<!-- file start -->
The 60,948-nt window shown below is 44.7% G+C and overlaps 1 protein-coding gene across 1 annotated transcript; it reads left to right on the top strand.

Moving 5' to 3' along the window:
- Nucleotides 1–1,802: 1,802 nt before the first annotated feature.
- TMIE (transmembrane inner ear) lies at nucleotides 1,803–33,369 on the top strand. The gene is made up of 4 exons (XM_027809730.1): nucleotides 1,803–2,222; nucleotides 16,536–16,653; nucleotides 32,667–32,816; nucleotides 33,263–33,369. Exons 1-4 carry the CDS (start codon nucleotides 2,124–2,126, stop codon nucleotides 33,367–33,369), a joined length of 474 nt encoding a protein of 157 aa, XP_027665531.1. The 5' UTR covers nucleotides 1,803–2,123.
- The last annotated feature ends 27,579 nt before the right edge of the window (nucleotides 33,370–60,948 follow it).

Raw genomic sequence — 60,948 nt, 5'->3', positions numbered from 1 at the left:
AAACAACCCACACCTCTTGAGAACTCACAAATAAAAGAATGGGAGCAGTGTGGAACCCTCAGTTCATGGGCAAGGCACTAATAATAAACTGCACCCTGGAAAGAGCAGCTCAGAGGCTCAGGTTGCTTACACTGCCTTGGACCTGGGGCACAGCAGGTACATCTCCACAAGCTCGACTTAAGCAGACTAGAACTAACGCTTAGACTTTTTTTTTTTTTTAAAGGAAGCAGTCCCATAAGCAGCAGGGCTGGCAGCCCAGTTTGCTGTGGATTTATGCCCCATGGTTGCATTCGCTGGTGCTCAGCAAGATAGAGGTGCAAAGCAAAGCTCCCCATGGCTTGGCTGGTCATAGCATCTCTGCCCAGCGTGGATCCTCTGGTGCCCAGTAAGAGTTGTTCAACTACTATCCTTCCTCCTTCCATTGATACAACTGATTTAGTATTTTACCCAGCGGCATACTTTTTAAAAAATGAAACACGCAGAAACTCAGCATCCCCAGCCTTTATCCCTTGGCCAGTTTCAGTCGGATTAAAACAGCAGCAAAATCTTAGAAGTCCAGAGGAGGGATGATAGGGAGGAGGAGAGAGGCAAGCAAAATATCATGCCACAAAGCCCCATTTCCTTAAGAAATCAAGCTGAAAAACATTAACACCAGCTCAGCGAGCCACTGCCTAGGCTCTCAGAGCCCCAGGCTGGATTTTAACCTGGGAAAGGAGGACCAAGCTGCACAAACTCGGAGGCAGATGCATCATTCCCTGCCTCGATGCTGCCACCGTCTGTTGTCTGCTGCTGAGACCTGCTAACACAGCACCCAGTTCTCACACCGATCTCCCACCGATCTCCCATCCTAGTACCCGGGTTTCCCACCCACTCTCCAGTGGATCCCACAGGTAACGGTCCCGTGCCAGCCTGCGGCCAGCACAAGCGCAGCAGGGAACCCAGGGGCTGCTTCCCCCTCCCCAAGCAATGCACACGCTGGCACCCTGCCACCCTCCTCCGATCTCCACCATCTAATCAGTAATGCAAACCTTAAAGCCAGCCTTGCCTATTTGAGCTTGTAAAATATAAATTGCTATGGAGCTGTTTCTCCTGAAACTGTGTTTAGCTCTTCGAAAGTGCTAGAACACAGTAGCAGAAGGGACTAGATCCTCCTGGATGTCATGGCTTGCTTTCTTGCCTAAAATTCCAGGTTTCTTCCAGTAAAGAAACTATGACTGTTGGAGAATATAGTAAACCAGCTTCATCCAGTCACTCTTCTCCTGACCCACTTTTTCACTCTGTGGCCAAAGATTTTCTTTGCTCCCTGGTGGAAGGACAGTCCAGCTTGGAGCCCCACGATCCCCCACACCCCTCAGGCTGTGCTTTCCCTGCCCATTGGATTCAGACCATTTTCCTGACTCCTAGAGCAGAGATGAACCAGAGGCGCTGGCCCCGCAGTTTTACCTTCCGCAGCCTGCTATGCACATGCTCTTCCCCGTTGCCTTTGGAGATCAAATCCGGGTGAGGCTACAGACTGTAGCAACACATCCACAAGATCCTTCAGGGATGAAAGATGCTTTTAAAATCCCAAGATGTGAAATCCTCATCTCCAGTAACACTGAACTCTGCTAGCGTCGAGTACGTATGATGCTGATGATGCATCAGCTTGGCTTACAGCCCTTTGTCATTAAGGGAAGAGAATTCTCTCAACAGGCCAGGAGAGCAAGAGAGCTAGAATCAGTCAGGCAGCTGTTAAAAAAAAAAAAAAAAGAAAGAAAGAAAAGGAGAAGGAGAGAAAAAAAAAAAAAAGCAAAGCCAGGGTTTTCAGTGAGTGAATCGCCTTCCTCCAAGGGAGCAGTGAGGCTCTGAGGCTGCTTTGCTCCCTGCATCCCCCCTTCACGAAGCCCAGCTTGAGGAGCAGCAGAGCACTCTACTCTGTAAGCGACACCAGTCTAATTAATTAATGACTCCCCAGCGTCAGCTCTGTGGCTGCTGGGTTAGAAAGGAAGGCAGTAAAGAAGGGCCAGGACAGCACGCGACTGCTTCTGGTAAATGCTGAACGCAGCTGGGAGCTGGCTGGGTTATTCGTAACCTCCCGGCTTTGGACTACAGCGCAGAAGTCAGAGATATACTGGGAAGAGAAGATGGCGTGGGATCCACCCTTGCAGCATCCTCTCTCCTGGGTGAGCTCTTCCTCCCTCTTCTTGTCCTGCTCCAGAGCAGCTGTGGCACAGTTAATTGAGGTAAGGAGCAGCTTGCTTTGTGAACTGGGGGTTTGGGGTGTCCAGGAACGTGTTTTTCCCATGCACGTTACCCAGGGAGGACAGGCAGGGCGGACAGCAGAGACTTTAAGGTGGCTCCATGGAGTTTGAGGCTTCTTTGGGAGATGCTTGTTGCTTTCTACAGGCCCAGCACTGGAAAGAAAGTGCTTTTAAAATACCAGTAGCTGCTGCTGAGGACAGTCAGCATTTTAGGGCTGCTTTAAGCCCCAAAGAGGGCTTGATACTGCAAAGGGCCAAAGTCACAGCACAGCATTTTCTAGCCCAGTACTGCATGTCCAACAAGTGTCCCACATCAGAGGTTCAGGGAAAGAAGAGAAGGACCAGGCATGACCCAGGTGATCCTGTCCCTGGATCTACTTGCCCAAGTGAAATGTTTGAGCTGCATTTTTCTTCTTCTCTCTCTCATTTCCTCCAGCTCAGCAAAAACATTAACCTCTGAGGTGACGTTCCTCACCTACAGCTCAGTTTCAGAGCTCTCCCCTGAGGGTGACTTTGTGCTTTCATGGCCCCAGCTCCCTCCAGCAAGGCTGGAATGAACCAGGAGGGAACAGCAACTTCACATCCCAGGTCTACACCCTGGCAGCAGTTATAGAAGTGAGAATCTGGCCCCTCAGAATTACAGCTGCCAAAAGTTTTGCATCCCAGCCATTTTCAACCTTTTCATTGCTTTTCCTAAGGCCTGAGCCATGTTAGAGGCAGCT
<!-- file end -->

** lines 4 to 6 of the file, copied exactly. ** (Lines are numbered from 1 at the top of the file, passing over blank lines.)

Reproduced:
- TMIE (transmembrane inner ear) lies at nucleotides 1,803–33,369 on the top strand. The gene is made up of 4 exons (XM_027809730.1): nucleotides 1,803–2,222; nucleotides 16,536–16,653; nucleotides 32,667–32,816; nucleotides 33,263–33,369. Exons 1-4 carry the CDS (start codon nucleotides 2,124–2,126, stop codon nucleotides 33,367–33,369), a joined length of 474 nt encoding a protein of 157 aa, XP_027665531.1. The 5' UTR covers nucleotides 1,803–2,123.
- The last annotated feature ends 27,579 nt before the right edge of the window (nucleotides 33,370–60,948 follow it).

Raw genomic sequence — 60,948 nt, 5'->3', positions numbered from 1 at the left: